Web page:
Residents and crews were back at work Tuesday morning, clearing away and cleaning up the damage from a powerful storm that thundered through central and eastern Effingham County on Monday night.
Damage to homes was widespread and several roads were blocked Monday night, while thousands went without power for hours, according to reports.
"It was terrible," said Springfield City Manager Brett Bennett.
In Springfield, the storm knocked out traffic signals and even ripped the traffic light at Highway 119 and Tusculum Road off its lines. Most traffic signals, Effingham EMA Director Walter Wright said, are designed to withstand gusts of 120 mph and sustained winds of 90 mph.
"We had all our officers out blocking roads so drivers didn’t run into trees," Bennett said.
Wright had a list of nearly two dozen areas reporting damage or effects from the storm that ripped through Effingham County around 5 p.m. Monday. Five houses in Brookstone subdivision were reported as having trees fall upon them, and three homes in Cobbleton also had trees fall on them. An airport on Mock Road had the roof ripped off its hangar, and an airplane inside the hangar also was damaged.
"It started at Old Dixie Highway and Kieffer Road and ran from there," Wright said of the storm.
There were at least five locations in Springfield with reports of trees having been blown down, Bennett said.
"Some were very large pines and oaks down on power lines," he said.
Ash Street and Stillwell Road were the most affected, Bennett added, and the bridge at Stillwell Road also was damaged slightly.
Brookstone residents were out on a humid Tuesday morning, picking up the pieces, large and small.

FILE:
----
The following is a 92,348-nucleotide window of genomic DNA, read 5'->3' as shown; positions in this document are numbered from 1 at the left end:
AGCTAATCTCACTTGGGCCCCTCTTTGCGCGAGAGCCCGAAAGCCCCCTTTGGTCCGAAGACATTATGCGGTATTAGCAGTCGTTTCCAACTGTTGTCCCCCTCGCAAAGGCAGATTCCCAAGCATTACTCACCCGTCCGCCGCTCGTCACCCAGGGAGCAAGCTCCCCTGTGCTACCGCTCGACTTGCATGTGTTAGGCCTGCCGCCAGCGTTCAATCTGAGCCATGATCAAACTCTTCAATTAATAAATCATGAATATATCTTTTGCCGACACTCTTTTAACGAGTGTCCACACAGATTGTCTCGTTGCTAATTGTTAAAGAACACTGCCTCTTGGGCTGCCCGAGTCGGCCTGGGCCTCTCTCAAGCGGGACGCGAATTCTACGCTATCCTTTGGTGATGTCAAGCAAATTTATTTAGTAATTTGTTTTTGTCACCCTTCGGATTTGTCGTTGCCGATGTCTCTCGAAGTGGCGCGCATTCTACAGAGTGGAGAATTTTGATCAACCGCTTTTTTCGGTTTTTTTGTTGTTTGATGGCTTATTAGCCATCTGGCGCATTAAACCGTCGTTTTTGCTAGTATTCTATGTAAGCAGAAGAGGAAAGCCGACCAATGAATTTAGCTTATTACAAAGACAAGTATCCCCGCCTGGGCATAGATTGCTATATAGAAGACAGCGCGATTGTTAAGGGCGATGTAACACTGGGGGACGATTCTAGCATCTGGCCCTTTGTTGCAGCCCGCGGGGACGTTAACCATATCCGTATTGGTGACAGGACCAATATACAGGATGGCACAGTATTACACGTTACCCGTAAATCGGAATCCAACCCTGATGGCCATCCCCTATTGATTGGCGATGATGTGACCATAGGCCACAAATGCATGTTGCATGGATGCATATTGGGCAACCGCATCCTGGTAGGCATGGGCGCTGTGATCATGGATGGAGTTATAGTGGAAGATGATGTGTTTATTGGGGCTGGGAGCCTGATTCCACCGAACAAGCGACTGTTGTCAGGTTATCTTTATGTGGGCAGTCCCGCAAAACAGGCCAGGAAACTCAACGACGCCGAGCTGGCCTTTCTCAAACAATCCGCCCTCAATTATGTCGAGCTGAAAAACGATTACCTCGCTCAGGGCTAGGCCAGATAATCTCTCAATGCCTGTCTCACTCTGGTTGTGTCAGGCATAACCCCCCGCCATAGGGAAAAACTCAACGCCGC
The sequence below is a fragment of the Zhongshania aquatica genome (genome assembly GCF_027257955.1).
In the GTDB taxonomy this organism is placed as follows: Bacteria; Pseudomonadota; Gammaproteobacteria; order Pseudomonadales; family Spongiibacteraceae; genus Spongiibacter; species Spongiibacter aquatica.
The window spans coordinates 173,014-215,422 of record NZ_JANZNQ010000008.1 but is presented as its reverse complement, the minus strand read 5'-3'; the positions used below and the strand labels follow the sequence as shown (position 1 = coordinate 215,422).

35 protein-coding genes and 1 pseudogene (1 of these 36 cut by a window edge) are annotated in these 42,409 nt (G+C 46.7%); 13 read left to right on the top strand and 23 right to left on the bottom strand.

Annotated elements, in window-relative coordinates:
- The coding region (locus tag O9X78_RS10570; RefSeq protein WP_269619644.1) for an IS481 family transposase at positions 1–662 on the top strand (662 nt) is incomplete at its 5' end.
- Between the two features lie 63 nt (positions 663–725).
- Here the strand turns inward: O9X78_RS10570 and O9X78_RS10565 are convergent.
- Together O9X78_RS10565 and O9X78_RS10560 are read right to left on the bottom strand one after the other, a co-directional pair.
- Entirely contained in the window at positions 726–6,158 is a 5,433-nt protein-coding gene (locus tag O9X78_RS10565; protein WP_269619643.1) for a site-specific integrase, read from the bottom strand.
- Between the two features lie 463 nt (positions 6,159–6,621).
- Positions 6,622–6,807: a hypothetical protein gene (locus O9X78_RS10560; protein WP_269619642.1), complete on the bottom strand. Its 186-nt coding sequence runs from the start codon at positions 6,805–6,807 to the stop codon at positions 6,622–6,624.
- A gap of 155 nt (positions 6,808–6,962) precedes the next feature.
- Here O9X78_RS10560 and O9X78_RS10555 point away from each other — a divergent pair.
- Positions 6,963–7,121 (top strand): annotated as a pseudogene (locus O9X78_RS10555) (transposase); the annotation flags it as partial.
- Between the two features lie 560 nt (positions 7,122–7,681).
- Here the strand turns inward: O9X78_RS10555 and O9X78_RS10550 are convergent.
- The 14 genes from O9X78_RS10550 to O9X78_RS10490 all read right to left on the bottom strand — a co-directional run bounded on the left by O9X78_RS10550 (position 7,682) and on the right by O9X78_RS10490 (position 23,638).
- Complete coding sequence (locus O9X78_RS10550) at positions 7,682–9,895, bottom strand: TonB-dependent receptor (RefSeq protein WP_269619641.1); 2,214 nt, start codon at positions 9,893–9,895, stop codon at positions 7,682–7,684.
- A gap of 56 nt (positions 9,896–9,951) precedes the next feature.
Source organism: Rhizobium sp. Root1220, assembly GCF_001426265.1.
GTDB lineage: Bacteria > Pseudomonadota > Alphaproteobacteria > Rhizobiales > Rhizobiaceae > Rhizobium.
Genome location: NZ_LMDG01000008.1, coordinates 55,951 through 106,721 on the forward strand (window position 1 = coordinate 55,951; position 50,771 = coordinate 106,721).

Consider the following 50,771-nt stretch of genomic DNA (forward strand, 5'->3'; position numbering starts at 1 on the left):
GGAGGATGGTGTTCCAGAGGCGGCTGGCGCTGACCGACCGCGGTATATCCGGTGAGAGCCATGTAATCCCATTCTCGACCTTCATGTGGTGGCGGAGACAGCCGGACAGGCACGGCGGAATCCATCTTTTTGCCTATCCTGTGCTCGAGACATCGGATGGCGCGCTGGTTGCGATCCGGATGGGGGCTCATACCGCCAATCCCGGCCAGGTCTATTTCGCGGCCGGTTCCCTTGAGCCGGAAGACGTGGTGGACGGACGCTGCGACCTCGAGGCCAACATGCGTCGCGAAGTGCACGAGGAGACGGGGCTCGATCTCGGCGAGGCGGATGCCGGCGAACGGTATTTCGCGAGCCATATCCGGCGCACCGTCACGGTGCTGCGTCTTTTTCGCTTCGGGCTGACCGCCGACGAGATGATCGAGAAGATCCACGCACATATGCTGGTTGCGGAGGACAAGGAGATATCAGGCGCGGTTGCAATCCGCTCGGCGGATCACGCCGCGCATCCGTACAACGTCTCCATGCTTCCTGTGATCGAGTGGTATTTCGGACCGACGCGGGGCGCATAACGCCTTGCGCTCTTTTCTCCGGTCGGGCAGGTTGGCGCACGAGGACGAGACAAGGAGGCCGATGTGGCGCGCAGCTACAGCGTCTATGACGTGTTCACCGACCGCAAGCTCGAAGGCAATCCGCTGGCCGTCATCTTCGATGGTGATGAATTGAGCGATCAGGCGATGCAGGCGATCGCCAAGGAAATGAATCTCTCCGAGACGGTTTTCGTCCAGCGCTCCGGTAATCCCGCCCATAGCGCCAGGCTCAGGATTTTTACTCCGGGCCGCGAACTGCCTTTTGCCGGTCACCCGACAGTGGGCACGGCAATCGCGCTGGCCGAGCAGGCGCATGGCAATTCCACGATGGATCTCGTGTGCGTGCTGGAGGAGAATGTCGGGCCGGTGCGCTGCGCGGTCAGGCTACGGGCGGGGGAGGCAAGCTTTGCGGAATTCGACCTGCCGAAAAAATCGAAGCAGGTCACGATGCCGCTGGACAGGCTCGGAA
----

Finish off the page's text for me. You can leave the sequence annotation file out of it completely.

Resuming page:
"We don’t know if it was a tornado or straight line winds," said Larry Smith, whose home had a hole in the roof and also had his fence topped over. "It never really hit the ground. Everything looked like it snapped."
Smith was on his way home when his wife Maria called him.
"She said, ‘we’re having a tornado at the house,’" he related. "She said, when I was about halfway home, ‘don’t come home.’"
He made his way home and turned onto his street. From there, he could see the damage to his roof.
"When I came around the corner, I just put my head down and said, ‘thank God for insurance, and thank God everybody was safe.’"
Maria Smith was home with their two boys when the storm rumbled through the neighborhood.
"It sounded like an explosion really," she said. "We had seconds to spare before the tree fell in and we went into the laundry room. We saw the hole in the roof and water coming in."
When all she was a cloud of debris, she gathered the kids and headed back into the laundry room to wait another brief, potent storm.
"It was very scary," Maria Smith said. "We were praying the whole time. I think God helped us in that way. He was in control."
Across the street, Malka Yeager picked the detritus of the trees and limbs in her yard. A tree in her neighbor’s yard crashed through her fence, trees behind her home were felled and her other next-door neighbor had a large, old oak plummet onto their house.
"It was in the blink of an eye," she said of the storm.
Her dog Buddy became very antsy with the thunder, Yeager said. Without a basement in which to seek shelter, she opted for the laundry room.
"It left as quickly as it was here. I’m still a little dumbfounded," she said. "It was just so fast. It happened in the blink of an eye. The rain was almost horizontal."
Wright got the first calls about damage around 5:30 Monday evening. He spoke with a Georgia Power representative early Tuesday morning who told him there were 2,900 customers without power as of 3 a.m. that day
At the Smiths, crews were on hand Monday night to begin repairing the damage, putting a tarp on the roof to prevent more rain from coming through the hole. He expressed his gratitude for Floyd Zettler and his crew and his amazement that no one was hurt in the storm.
"Thank God everybody was safe," he said.